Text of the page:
So, there are my propositions. Feel free to comment.
127 thoughts on “Some propositions for chartalists (wonkish)”
Let me clarify some basic MMT positions:
Monetarily sovereign governments do not borrow. They are currency issuers, and spend by crediting bank accounts. Because they do not borrow, it logically follows that they have no debt either.
But they perform operations that closely resemble borrowing. They issue these saving instruments, government bonds, whose purpose is not to fund anything but to offer non-government sector some safe place to invest their money.
This process, government creating money trough deficit spending, resembles borrowing because it used to be, under gold standard, that the governments had to borrow in order to finance spending. All ties to gold were severed when bretton woods system collapsed in 1971, but bond issuance, and some other legislative restrictions are relics from that era.
This may sound rude, and I don’t mean to sound rude, because I have been babied a lot by some really nice MMT people. But the WORST aspect of MMT is that its missionaries often convey a religious zeal.
I struggle to keep my own economic thought free from politics. So much the worse, if people throw not only politics but religious ferver into the mix.
I think that the intensity arises over the policy options that MMT offers rather than a quasi-religious excitement over MMT. Many people see the current policy prescriptions taking us over a cliff and are would like to see that direction change. MMT provides a substantive rationale for such change. I can only speak for myself, and that is my motivation for being involved in this. I see it in terms of political action rather than economics per se. All the talk now is about possible inflation in the future and no one is talking about depression level unemployment and a significant portion of the the developed work challenged on their balance sheets, if not underwater.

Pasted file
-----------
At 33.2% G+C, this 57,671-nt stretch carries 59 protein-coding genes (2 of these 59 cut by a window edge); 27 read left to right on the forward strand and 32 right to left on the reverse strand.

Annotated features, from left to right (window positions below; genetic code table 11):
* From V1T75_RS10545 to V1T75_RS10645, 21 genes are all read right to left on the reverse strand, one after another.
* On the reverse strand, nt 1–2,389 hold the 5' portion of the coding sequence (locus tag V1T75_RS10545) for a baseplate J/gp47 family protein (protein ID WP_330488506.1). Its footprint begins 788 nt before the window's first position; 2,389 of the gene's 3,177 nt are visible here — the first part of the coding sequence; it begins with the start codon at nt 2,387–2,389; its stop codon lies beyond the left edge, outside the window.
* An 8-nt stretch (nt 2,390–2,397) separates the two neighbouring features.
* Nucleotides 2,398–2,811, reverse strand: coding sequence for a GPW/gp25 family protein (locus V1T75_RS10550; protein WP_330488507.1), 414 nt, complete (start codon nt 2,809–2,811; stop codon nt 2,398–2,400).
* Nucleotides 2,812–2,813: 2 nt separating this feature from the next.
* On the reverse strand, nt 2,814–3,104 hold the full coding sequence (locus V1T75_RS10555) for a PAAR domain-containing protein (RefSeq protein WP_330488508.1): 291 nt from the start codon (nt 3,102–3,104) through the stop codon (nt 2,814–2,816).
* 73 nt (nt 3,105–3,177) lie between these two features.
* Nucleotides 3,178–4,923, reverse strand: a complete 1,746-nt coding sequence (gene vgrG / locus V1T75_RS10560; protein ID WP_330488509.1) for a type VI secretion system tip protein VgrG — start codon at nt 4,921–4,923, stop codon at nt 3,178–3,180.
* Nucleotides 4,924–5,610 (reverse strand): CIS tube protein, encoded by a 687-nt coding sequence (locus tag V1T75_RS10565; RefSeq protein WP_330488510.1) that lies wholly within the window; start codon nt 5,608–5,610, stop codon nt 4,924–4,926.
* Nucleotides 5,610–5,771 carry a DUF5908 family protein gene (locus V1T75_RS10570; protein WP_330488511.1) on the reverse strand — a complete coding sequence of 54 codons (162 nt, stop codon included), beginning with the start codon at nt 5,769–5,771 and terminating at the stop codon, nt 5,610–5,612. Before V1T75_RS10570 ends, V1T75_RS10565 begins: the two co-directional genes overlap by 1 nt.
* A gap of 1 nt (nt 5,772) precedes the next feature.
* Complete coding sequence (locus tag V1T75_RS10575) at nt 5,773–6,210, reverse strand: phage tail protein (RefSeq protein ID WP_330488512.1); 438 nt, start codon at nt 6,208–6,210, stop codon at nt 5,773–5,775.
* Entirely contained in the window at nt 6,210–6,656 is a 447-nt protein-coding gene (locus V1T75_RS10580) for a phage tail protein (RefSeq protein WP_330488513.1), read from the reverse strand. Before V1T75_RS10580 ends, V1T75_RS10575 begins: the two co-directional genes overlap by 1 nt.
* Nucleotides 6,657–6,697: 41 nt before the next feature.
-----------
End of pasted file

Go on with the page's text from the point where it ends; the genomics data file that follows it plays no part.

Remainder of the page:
Hi Tom… and thanks for the kid-glove approach 🙂
I don’t know how people take my crits of MMT, but often they are offered as a crit of style-of-presentation. If I may: certain phrases are repeated over and over (“loans create deposits” and “net financial assets” for example). I know they are key concepts, but seldom do I find someone who can put these concepts in his own words. It makes me think there is too much adoration of the high priests of the cult. That’s just an impression; but I tend not to trust ideas that are presented that way.
I was as hard on John Quiggin as I dared to be in my first comment on this post. But I challenged him with a graph, and he challenged me back by interpreting the graph.
Come to think of it, I don’t think I’ve ever seen a graph from an MMT guy.
I think that a large part of getting something is getting the terminology. Contemporary philosophers pay a lot of attention to meaning because this is where mistakes creep in. For example, MMT economists seek to avoid the ambiguity of “money” by being specific. “Net financial assets” adds to that specificity because to understand the terms as MMT economists use it requires understanding their distinction between vertical money and horizontal money, a key MMT distinction. Similarly, “loans create deposits” underlies horizontal money creation, which necessarily nets to zero.